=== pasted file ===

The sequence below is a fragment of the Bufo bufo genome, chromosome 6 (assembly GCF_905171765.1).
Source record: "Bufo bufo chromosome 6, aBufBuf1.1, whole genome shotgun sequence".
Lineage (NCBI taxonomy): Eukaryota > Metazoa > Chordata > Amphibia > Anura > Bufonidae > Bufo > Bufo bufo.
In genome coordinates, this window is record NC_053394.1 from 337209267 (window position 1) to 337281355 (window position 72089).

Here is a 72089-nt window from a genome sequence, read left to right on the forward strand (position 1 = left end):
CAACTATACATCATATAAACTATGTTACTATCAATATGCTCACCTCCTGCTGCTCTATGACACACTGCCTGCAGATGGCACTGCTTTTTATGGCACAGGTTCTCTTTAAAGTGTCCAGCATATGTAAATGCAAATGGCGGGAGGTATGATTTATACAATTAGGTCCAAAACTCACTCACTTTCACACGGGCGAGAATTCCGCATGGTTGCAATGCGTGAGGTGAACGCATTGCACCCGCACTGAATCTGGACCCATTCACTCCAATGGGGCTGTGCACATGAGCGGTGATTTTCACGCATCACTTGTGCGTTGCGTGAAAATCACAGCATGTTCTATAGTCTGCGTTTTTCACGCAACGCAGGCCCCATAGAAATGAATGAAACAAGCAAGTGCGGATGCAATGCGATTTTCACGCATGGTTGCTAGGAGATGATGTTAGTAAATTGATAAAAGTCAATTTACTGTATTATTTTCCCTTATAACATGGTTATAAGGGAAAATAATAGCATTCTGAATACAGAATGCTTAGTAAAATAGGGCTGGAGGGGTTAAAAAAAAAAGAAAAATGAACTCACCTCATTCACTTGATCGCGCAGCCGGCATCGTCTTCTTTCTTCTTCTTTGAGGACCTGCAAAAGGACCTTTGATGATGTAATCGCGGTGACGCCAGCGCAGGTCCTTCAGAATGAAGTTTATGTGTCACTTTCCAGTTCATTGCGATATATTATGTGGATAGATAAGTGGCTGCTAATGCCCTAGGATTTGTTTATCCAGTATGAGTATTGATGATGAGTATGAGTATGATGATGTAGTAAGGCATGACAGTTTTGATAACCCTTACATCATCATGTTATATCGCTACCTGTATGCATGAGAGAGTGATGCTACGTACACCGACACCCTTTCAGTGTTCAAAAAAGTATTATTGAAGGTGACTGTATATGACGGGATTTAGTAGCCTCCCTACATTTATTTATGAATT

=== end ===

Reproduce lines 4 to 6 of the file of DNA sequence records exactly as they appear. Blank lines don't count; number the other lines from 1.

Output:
In genome coordinates, this window is record NC_053394.1 from 337209267 (window position 1) to 337281355 (window position 72089).

Here is a 72089-nt window from a genome sequence, read left to right on the forward strand (position 1 = left end):
CAACTATACATCATATAAACTATGTTACTATCAATATGCTCACCTCCTGCTGCTCTATGACACACTGCCTGCAGATGGCACTGCTTTTTATGGCACAGGTTCTCTTTAAAGTGTCCAGCATATGTAAATGCAAATGGCGGGAGGTATGATTTATACAATTAGGTCCAAAACTCACTCACTTTCACACGGGCGAGAATTCCGCATGGTTGCAATGCGTGAGGTGAACGCATTGCACCCGCACTGAATCTGGACCCATTCACTCCAATGGGGCTGTGCACATGAGCGGTGATTTTCACGCATCACTTGTGCGTTGCGTGAAAATCACAGCATGTTCTATAGTCTGCGTTTTTCACGCAACGCAGGCCCCATAGAAATGAATGAAACAAGCAAGTGCGGATGCAATGCGATTTTCACGCATGGTTGCTAGGAGATGATGTTAGTAAATTGATAAAAGTCAATTTACTGTATTATTTTCCCTTATAACATGGTTATAAGGGAAAATAATAGCATTCTGAATACAGAATGCTTAGTAAAATAGGGCTGGAGGGGTTAAAAAAAAAAGAAAAATGAACTCACCTCATTCACTTGATCGCGCAGCCGGCATCGTCTTCTTTCTTCTTCTTTGAGGACCTGCAAAAGGACCTTTGATGATGTAATCGCGGTGACGCCAGCGCAGGTCCTTCAGAATGAAGTTTATGTGTCACTTTCCAGTTCATTGCGATATATTATGTGGATAGATAAGTGGCTGCTAATGCCCTAGGATTTGTTTATCCAGTATGAGTATTGATGATGAGTATGAGTATGATGATGTAGTAAGGCATGACAGTTTTGATAACCCTTACATCATCATGTTATATCGCTACCTGTATGCATGAGAGAGTGATGCTACGTACACCGACACCCTTTCAGTGTTCAAAAAAGTATTATTGAAGGTGACTGTATATGACGGGATTTAGTAGCCTCCCTACATTTATTTATGAATT